The North Eastern Railway’s (NER) War Memorial is a Grade II*-listed building erected by the board of the company and designed by the renowned architect Sir Edwin Lutyens (1869-1944) after WWI as a memorial to those employees who lost their lives during the conflict. Lutyens, himself deeply affected by WWI, was unquestionably the most prominent of the designers of WWI war memorials; he designed 58 extant war memorials in the UK and abroad.1 His designs included: the Whitehall Cenotaph, London, which became the focus for the national Remembrance Sunday commemorations; the Thiepval Memorial to the Missing, the largest British war memorial anywhere in the world; and the Stone of Remembrance which appears in all large Commonwealth War Graves Commission cemeteries. The chosen language of memorialisation for Lutyens, as seen in York, was a distinctive abstract classicism.
The NER was one of the largest employers in the north of England and released over 18,000 of its employees to serve in the armed forces during WWI, many of them joining the 17th (North Eastern Railway) Battalion of the Northumberland Fusiliers. By the end of the war, 2,236 men from the company had died during military service overseas; others were killed at home by bombardments of east coast ports, such as the raid on Scarborough, Hartlepool and Whitby, and in the Zeppelin raids on York in 1916.
York was the headquarters of the NER, and a site for the company war memorial was chosen outside its offices designed by Horace Field and William Bell in 1906, and now the Grand Hotel, in the shadow of the city’s walls. The NER board formed a subcommittee to consider possible designs and propose a suitable budget. As with the Cenotaph in London, a wooden memorial designed by Lutyens had been erected at the site in 1919 for the first commemoration of the end of the war. After considerable debate within the community and the company, a permanent structure was commissioned that needed to be a fitting legacy for both the public and the railway community. The company agreed to spend £20,000 on the memorial and drew up an agreement with Lutyens to design it in the autumn of 1921.2
Over the following year there was much local controversy over the design and especially the siting of this memorial, and likewise that of the nearby City memorial, which Lutyens was also designing. In particular, the mound of the city walls had to be partially removed to create the space for the NER War Memorial. The York conservationist Dr William Arthur Evelyn objected strongly to this and called the finished work, a “pagan erection.”3 Nonetheless, revised plans for the NER memorial were approved in October 1922.4
Furthermore, the committee for the York City War Memorial and the NER Board became embroiled in controversy over the fact that both memorials were originally to sit so closely to the historic city walls and to each other, namely a hundred yards apart; moreover, the budget for the city’s memorial was a tenth of that of the NER’s. The controversy was resolved after Lutyens modified his plans for the NER memorial to move it away from the walls and the city opted for a revised scheme on land just outside the walls, coincidentally owned by the NER, whose board donated it to the city.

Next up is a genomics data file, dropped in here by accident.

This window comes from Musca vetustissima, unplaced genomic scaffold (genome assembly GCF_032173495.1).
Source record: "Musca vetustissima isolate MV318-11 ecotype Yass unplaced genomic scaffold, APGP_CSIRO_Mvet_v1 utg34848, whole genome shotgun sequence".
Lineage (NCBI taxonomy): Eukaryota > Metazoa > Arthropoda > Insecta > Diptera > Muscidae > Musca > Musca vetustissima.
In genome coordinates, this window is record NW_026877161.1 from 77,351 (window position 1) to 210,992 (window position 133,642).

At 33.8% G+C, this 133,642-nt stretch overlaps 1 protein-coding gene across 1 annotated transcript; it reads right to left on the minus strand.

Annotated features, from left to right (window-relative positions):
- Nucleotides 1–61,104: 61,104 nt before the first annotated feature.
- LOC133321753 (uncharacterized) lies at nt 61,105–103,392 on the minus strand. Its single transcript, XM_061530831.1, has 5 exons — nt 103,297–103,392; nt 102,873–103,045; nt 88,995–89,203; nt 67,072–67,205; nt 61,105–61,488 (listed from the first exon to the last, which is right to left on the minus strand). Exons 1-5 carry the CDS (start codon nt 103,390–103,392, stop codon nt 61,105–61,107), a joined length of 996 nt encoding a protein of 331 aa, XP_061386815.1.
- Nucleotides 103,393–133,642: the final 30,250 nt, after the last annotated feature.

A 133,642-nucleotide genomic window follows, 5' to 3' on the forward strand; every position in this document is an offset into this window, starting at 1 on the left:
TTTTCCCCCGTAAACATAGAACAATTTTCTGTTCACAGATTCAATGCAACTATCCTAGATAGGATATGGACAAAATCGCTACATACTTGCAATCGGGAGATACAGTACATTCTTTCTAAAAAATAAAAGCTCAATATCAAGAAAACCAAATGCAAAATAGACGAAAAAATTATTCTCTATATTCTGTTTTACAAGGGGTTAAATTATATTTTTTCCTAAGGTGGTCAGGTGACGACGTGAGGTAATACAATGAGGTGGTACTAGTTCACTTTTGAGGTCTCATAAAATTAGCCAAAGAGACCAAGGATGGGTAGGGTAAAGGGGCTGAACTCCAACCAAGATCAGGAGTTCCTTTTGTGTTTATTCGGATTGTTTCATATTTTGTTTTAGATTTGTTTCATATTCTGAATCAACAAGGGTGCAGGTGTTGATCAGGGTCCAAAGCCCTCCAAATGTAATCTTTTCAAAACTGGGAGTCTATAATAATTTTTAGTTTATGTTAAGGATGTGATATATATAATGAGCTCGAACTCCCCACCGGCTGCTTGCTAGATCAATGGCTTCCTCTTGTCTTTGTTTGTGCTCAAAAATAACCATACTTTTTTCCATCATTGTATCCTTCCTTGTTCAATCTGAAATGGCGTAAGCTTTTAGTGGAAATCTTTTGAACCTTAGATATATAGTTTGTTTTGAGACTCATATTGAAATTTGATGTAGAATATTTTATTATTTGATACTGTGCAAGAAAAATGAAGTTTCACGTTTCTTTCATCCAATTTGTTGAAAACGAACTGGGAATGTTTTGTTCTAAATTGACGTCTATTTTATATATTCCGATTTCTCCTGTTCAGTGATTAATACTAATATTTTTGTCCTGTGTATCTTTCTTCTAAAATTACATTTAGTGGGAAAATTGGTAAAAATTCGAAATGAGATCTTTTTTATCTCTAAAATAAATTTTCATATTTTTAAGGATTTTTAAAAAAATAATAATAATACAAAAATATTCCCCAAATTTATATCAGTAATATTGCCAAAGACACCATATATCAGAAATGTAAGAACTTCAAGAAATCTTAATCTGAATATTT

After both memorials had been erected, it was found that there were some extra funds available for the City of York Memorial, and so Lutyens designed additional memorial gates for the entrance to the gardens of the city cenotaph at no extra cost. The City War Memorial is inscribed on the south side ‘TO THE CITIZENS OF YORK 1914 – 1918 1939 – 1945’, and on the north side, ‘THEIR NAME LIVETH FOR EVERMORE’.
The NER war memorial stands at the head of Station Road, just inside the city walls, and alongside the former NER offices. Constructed of Portland stone transported to the site using the company’s rollingstock from the south coast, the memorial comprises an obelisk, typical in Lutyens’ oeuvre (he designed five other memorials with obelisks), surmounted on a stone screen, and flanked by two lateral screens that terminate in urn finials, laurel swags and wreaths. The central screen contains the armorial shields of the NER in relief. The Stone of Remembrance itself stands in front of the central screen, raised on shallow steps. The screen, in characteristically fine lettering, bears the names of the those who lost their lives in WWI, while fifteen slate panels record those employees who fell during WWII.
In 2015, as part of commemorations for the centenary of the First World War, Lutyens’ war memorials were recognised as a national collection, “a legacy like that of Wren’s churches or Nash’s Regency terraces” accordingly to Historic England; all of his free-standing memorials in England were listed or had their listing status reviewed, while their listing entries were also updated and expanded.5 As part of this process, both of Lutyens’ memorials in York were upgraded from Grade II to Grade II*.